On May 8, the Council on Foreign Relations in Washington hosted an evening with Lobsang Sangay, the head of the Tibetan government in exile. Mr Sangay addressed a gathering of journalists, academics and lawyers, eager to discuss the escalating crisis in Tibet (The proceedings were recorded and the video is available online). Most in the audience anticipated a repudiation of Chinese Communist rule from the Harvard Law student, but what Mr Sangay had to say sent shockwaves through the room, and later, the blogsphere.
When asked if he hoped to see free elections in a genuinely autonomous Tibet in the near future, Mr Sangay replied: “We don’t challenge, or ask for, an overthrow of the Communist Party. We don’t question or challenge the present structure of the ruling party.” Jerome Cohen, the renown legal scholar from New York University, asked Mr Sangay for clarification, stating: “It’s very interesting to see what this would amount to if there’s no freedom of speech for the people in Tibet.” Mr Sangay provided clarification: “We are not asking for democracy for Tibetans in Tibet. We want rights as per the Chinese Constitution.”
The Internet swelled with questions about Mr Sangay’s remarks, particularly his flouting of democracy for the people of Tibet and China, and his disregard for the Chinese intellectuals who bravely signed Charter 08, which calls for the rule of law, democratic reforms in China and criticised the Communist Party for “clinging to authoritarian politics, it has caused an unbroken chain of human rights disasters and social crises, held back the development of the Chinese people, and hindered the progress of human civilisation.”
To embrace Chinese Communist rule is to abandon the people inside Tibet who have waged a desperate battle of survival and resistance for over 60 years.
Every man and woman who made the ultimate sacrifice of self-immolation did so for independence, as their moving final testaments confirm. And, it is in direct opposition to the stated goals of the Dalai Lama, who purposefully modelled his government in exile on India’s democracy, not Mao’s one-party dictatorship. When the Dalai Lama proposed the Middle Way policy in 1988, he conceived of preserving Tibet as a buffer state and a de-militarised “zone of peace.” Mr Sangay’s stated position eviscerates the relevance of the Tibet movement, and depreciates India’s burden of a long, tense border with an increasingly bellicose China.
There were Indian journalists present at the Council on Foreign Relations that evening, but none asked Mr Sangay any tough or serious questions. When the matter of the recent Ladakh incursion was raised, Mr Sangay blithely said that China’s military positions at the Indian border should be at “China’s discretion”.
Excuse me, but Mr Sangay resides in Dharamsala, and has recently been provided with a special vehicle with a red beacon, to indicate his VIP status in Himachal Pradesh. One would assume that these privileges come at South Block’s discretion.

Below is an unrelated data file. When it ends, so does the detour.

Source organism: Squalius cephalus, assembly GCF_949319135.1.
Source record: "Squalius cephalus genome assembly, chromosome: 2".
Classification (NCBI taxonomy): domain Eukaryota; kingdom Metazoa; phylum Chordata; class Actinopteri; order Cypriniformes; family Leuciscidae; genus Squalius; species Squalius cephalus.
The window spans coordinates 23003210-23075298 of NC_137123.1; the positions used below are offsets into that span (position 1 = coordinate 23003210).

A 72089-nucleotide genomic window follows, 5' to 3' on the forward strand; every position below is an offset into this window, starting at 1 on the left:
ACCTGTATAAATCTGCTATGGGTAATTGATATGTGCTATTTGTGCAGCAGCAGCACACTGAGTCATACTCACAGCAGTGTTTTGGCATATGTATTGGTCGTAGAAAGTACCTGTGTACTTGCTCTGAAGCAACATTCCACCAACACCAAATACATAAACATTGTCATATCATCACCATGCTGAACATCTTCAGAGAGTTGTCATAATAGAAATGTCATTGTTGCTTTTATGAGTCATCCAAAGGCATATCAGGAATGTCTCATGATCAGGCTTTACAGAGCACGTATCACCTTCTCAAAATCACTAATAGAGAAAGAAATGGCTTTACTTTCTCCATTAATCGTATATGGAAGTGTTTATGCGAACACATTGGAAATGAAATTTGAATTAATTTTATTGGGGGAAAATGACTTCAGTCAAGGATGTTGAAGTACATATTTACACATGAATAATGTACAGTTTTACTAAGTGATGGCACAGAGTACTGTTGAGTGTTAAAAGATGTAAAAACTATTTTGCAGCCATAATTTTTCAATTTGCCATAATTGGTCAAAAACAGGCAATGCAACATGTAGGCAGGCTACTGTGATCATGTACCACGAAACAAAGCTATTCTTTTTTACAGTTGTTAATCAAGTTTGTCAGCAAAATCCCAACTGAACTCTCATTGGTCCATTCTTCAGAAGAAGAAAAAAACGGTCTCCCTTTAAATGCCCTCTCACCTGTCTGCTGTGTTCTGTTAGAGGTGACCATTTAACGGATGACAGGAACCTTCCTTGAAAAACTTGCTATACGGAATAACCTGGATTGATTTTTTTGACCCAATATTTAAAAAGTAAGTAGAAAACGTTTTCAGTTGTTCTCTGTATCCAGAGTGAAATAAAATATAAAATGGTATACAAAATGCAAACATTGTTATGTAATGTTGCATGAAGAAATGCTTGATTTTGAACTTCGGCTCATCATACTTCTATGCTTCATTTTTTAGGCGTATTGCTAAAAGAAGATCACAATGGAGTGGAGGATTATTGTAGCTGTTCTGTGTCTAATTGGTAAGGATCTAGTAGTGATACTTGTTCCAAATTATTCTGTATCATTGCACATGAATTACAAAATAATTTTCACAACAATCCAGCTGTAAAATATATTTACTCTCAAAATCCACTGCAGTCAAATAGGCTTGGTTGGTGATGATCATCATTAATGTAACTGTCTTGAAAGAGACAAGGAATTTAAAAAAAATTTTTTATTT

There are some features of pre-communist Tibetan political culture that Mr Sangay is actively deploying to build his myth; his official Facebook page declares that he is a “secular emanation” of the Dalai Lama and Guru Rinpoche. And at the Council in Washington he said; “Many artists inside Tibet have composed songs in honour of the election and my victory and they have put it on YouTube with English translation. Some have sent me scrolls where normally we put deities and gods and goddesses only, but they have put my picture and that’s being distributed.”
This would be risible if not for the mounting death toll in Tibet, and that Tibet’s ancient civilisation is being destroyed by the day, as bulldozers tear apart the old city of Lhasa.
Beijing’s cadres are unwilling, or unable, to relinquish one-party rule, as they cling to an obsolete Maoist world view that demonises the Dalai Lama and calls the Buddhist faith “a disease to be eradicated”.
That Tibetan culture is a force that so petrifies the great People’s Republic of China exposes the xenophobia, intolerance and violence that infects the Maoist creed. Mr Sangay’s categorical rejection of democracy in favour of Communist rule in Tibet could be a cynical power play, or maybe he thinks might make right, and that power does come from the barrel of a gun. But then, how can he proclaim himself a secular emanation of Avalokiteshvara, the Bodhisattava of compassion, protector of Tibet?
Chester Bowles, the venerable United States ambassador to India, published a memoir in 1969 titled A View from New Delhi. Here is an excerpt: “Whereas India tried to dignify the individual as part of the process of development, China regarded him as an instrument of the state. Whereas India sought to preserve and enrich her ancient culture and to modernise her society within the context of her traditions, Communist China attempted to replace the traditional Chinese culture and institutions with a completely new and alien social system. While India tried to minimise the amount of social dislocation caused by the development process, China sought to maximise it. While the Chinese were sure they could interpret the future, the Indian government has remained sensibly agnostic. Where the Chinese system has cracked under adversity, the Indian has simply bent. The long-suffering and exploited Chinese peasants and workers must be wondering how long the horror can go on, while they hope for the day when at long last they can be free of the shifting whims of a communist dictatorship.”